p<.10; *p<.05; **p<.01; ***p<.001.
Leading by following 9
improve model ﬁt, Wald F(4, 67) =0.67, p=.616, which suggests that the relationship
between identity and leadership is stable over time.
In order to ascertain whether recruits’ leader and follower identities also have
implications for commanders’ ultimate perceptions of their followership, we repeated the
above analysis for followership evaluations. This time, none of the hierarchical regression
steps was able to account for a signiﬁcant amount of variance in followership ratings: Step
1F(3, 67) =0.62, p=.608, Step 2 F(5, 67) =0.41, p=.843, and Step 3 F(9, 67) =1.10,
p=.374. An examination of Table 3 reveals that, if anything, recruits who initially
reported higher levels of interpersonal dominance were ultimately perceived to be less
effective as followers.
Peer leadership ratings
As a second test of our hypotheses, we assessed the association between recruits’ leader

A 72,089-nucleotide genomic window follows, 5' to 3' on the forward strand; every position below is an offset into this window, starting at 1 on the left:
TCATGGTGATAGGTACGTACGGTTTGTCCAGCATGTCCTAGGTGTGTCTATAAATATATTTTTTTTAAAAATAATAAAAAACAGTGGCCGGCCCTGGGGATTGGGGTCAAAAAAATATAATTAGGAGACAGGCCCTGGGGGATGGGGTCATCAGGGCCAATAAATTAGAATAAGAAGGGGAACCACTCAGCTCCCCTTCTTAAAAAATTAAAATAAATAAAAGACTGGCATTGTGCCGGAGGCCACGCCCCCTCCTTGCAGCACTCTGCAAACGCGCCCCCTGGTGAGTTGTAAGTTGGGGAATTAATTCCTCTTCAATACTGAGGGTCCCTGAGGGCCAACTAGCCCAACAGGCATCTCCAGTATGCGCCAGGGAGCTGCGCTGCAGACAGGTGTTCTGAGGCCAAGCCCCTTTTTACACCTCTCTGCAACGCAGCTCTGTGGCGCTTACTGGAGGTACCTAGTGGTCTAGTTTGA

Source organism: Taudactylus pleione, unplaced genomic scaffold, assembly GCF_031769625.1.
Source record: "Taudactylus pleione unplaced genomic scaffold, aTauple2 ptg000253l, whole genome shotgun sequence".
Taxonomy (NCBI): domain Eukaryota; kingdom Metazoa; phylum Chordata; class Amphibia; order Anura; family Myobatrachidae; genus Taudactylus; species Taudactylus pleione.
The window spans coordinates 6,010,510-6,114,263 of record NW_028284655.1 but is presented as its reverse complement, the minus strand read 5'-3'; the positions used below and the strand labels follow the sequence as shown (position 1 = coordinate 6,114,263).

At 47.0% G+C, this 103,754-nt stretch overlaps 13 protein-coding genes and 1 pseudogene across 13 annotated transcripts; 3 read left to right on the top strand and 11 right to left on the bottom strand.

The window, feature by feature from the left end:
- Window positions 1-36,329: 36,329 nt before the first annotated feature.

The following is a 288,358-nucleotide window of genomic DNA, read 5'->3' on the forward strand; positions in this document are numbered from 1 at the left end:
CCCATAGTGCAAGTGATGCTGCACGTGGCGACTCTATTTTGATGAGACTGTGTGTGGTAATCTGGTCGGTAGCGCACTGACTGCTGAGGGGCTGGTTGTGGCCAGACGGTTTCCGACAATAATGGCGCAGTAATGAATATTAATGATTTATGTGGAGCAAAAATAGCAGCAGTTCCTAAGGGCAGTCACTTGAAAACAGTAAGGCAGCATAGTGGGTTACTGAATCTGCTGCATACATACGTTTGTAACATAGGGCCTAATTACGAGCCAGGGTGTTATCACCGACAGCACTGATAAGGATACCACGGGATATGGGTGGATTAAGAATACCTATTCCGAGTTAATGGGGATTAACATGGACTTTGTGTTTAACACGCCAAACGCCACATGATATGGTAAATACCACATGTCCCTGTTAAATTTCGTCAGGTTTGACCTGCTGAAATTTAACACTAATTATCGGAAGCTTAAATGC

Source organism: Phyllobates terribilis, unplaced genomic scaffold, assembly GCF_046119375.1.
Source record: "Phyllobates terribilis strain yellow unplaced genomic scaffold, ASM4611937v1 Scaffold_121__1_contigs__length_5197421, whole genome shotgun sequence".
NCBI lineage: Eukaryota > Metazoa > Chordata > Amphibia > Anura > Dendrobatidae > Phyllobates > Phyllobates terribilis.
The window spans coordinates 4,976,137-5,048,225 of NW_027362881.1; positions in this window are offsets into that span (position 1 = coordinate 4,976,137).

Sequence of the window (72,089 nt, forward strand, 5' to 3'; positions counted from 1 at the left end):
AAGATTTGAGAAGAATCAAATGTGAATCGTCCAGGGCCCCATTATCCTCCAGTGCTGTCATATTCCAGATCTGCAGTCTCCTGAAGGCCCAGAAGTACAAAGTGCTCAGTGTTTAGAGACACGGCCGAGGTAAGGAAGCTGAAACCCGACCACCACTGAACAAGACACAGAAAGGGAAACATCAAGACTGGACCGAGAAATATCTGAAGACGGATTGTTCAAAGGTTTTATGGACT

and follower identities and peer leadership evaluations in the form of ratings of
commando spirit. We followed the hierarchical regression approach described above,
with one exception: In Step 2, we also included commander’s end-of-course leadership
and followership evaluations. By doing this, we were able to assess how recruits’
leadership and followership behaviours (evaluated at two time points by commanders)
related to peer evaluations of their leadership. The unstandardized regression coefﬁcients
from this analysis are provided in Table 4.
Step 1, which included the three self-report measures, did not account for a signiﬁcant
amount of variance in leadership ratings, F(3, 67) =1.09, p=.358. While there was no
evidence that a leader identity positively affected peer leadership perceptions (contra
H1), there was weak evidence in support of H2, as recrui ts who endorsed higher levels of a
Table 4. OLS unstandardized regression coefﬁcients predicting peer leadership ratings
Step 1 Step 2 Step 3
Recruit identity measures
Leader identity .01 .05 .05
Follower identity .08
Dominance .01 .01 .01
Leadership (training midpoint) .01 .01
Leadership (training completion) .10